22nd September 2015

On being an “older” beauty blogger

By Get Lippie



My name is Get Lippie. I’m 45, and I’m tired.  I’m tired of “older” being beauty industry shorthand for “ugly”.  I’m tired of being nagged about my age by the products I use.  I’m tired of constantly reading the same old (ha!) messages all the time which imply that the only quality women have worth venerating is “youth”.  I’m tired of toothpastes and deodorants, and foot creams and handcreams, and shampoos and lipbalms, and practically everything else on the planet using the message: “don’t get old, you’ll be worthless (bitch)” to create panic and stimulate demand for products.

As I get older, it (the messaging) enrages me more.  Because it’s a lie.  I repeat: It. Is. A. Lie.  When I was younger, I was terrified of old age – turning 30 was horrific for me, I was “officially old” according to the adverts, and the media I was consuming, and I spent the last couple of years of my twenties alternately panicking at the thought of being over the hill, and raging about how “unfair” it was that we have to get “old”.  I was a fucking idiot.  Two years of my life wasted panicking about an arbitrary deadline imposed entirely about someone else’s idea of how women “should” look.  Young.  And worrying that being over thirty (and worse, being over thirty and single) is to be a waste of flesh.  We use old in the beauty industry and media to scare people, to create panic,  to force people not into making peace with their age, but to worry about it.  And as the end result of that fear, that worry and that panic created by the beauty industry itself is (besides, of course, them offering the “cure”) is to make women hate themselves.  To remove the comfort of liking the skin that one is in.  Worse, to make being comfortable in your own skin seem … incongruous.  Eccentric.  Insane. Freaky.

Women start to panic about being old in their late teens.  I see it on Twitter/Instagram and Facebook all the time, young, beautiful,  intelligent, humorous women worrying about turning 20/25/30/35 whatever, “this time tomorrow, I’ll be old …” because all the messaging we have in the media is that to be old is to barely be a woman at all. It’s depressing.  And heartbreaking. And infuriating that these women are both beating themselves up over an arbitrary number, and writing off the hundreds of women they know who are older than them as “worthless”, however inadvertently.  Anti ageing products fuel this panic in younger women, and infuriates some of us elderly bitches to boot.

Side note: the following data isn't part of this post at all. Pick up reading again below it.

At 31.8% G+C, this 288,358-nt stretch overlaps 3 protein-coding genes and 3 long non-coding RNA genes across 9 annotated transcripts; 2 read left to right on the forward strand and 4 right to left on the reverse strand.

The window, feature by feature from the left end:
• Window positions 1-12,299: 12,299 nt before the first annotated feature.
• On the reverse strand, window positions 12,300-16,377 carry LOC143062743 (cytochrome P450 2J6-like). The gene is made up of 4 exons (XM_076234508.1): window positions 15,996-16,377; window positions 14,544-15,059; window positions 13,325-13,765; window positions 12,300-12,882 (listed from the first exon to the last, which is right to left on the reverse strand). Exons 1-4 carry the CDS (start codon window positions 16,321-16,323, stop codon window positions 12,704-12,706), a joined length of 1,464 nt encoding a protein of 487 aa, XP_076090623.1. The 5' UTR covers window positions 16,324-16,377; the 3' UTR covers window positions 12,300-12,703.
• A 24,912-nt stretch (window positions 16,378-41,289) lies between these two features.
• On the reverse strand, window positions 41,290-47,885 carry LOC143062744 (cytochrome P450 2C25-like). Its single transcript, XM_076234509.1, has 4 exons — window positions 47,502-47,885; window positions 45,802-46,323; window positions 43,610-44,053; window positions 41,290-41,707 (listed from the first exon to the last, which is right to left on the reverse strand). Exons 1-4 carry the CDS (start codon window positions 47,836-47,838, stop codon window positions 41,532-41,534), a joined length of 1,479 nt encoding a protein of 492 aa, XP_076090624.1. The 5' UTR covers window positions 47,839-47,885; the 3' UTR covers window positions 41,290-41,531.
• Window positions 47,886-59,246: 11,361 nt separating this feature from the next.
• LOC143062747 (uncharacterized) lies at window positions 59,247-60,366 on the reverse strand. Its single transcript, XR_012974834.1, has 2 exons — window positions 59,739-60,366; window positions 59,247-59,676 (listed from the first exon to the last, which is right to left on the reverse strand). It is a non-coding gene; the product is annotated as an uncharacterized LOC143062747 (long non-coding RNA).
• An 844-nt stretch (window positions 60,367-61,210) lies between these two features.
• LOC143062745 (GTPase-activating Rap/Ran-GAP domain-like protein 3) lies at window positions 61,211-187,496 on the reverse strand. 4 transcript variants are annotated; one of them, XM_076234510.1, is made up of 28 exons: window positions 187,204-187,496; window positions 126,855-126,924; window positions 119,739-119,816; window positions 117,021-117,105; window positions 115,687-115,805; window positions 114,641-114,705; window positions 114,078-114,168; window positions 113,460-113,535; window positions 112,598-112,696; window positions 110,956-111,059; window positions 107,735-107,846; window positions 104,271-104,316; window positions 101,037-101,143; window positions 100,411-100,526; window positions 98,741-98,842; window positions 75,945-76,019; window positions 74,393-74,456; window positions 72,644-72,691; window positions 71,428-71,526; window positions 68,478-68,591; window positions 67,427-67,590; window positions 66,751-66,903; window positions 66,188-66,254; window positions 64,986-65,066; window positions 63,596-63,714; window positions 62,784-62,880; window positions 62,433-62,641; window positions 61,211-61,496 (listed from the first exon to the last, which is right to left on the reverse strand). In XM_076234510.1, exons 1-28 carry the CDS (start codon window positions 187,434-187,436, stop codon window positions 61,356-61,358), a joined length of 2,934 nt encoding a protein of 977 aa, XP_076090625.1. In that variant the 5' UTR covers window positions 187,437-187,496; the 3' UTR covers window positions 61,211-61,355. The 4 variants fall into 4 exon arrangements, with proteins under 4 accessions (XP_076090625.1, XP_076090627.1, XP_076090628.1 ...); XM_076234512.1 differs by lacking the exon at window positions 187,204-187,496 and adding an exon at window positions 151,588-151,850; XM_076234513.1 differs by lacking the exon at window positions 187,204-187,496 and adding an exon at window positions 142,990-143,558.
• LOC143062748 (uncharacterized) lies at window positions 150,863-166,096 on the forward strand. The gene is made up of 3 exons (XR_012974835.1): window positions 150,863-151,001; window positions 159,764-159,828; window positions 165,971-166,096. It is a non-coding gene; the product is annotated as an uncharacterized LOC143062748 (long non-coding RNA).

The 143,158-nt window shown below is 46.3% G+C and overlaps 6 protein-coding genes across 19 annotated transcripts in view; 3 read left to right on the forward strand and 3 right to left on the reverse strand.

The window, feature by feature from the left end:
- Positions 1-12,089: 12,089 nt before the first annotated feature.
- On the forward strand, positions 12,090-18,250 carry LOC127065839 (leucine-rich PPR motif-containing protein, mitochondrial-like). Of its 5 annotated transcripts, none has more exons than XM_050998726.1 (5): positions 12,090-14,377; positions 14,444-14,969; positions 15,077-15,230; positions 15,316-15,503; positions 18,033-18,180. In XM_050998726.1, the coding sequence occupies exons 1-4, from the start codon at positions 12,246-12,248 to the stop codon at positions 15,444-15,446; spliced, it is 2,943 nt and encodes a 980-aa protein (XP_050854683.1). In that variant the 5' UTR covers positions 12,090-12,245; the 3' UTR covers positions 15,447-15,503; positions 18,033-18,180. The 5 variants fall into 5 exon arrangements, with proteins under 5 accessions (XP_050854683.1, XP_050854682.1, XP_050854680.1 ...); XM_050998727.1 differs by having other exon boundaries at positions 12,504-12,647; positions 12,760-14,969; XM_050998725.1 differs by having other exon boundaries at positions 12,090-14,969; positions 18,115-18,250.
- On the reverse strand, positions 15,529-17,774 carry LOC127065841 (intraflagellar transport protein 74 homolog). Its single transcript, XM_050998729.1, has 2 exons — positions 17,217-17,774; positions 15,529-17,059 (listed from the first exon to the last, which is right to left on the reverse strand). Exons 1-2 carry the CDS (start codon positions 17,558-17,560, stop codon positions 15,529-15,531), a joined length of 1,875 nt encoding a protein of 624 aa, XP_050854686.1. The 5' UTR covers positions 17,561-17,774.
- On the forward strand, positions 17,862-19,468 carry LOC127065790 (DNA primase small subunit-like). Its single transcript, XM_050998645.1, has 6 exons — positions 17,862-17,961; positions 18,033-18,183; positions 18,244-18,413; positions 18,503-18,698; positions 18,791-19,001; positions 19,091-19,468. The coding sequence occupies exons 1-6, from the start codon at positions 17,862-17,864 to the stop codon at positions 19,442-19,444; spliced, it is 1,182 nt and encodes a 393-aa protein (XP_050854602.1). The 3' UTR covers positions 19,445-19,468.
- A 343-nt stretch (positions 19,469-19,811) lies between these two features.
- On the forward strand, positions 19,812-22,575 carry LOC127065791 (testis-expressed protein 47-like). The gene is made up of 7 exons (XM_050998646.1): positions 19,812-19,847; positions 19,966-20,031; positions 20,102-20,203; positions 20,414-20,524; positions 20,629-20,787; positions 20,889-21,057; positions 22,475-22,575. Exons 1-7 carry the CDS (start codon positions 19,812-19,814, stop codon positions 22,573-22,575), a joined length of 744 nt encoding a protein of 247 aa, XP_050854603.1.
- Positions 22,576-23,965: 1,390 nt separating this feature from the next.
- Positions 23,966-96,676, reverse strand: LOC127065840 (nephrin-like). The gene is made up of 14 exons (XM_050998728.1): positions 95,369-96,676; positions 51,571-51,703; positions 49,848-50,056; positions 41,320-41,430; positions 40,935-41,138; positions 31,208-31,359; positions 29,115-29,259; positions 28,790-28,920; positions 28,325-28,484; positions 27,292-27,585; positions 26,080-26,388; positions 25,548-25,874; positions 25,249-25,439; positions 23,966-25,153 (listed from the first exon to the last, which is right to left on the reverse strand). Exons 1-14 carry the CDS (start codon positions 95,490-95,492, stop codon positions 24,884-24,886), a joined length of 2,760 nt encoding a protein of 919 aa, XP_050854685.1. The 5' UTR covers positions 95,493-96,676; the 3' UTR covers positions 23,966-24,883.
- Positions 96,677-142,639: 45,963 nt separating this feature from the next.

Older women are not ugly, or worthless or useless.  We are, however, invisible.  Oh yes, there’s Jane Fonda, and Helen Mirren. Well, yippee! Bully for them.  But for every Jane Fonda or Helen Mirren or Judi Dench, there are tens of thousands, hundreds of thousands, oh sod it, MILLIONS of … ordinary … women in their 30’s, 40’s, 50’s, 60’s, 70’s and even beyond who will never be Jane Fonda, or Helen Mirren.  Don’t even want to be those people.  Don’t care about them.   There are millions of us, but where are we properly represented in the beauty industry?  If you’re not under 25, or haven’t had the genetic blessings (and good cosmetic surgery) to still be considered a (freak!) sex-symbol in your sixties, then you don’t exist.  We use teenagers without a line on their faces to sell wrinkle-cream to older women, then photoshop the hell out of the pictures because even being young, increasingly, isn’t good enough, you also have to be pore-free, line-free, and smooth, smooth, smooth.  Like an egg, only without the personality.  The more we make the images behind the products unreal, the less people will believe the claims for your product.  I am never going to look like the woman in the advert because I used a £35 facecream, and I don’t care how much science went into the pot. I never, ever will.  And don’t use a sixty-something “sex-bomb” in a patronising attempt to appeal to “older” ladies because I won’t look like them, either.  My mum might though.

I don’t want to be younger, I want to not be scared of getting old. I want my products to stop feeding that fear.  I want adverts to stop telling me that “old” women need to be less like themselves to be acceptable.   No face cream (or deodorant, or toothpaste, or even bloody foot cream for that matter) is going to stop me being the age I am.   I want to be the best me I can be.  I’m happy looking like me, for all I resemble an over-stuffed sofa with a smacked arse in place of a face.  Frankly, the younger, thinner, and inarguably much better-looking me was an even bigger pain in the behind than I am now – I don’t think I’d like her that much these days, and I really didn’t like her all that much at the time, now I come to think about it.

Ageing is a process.  We’re all of us getting older, right from the day we’re born. It’s inexorable.  You’re going to be “ Let’s make the inevitable products required to make ageing less of a chore (because it’s tiring enough just being old without added worry about looking old), and make the message behind them positive, not negative.

Beauty doesn’t need a time limit.

… and breathe

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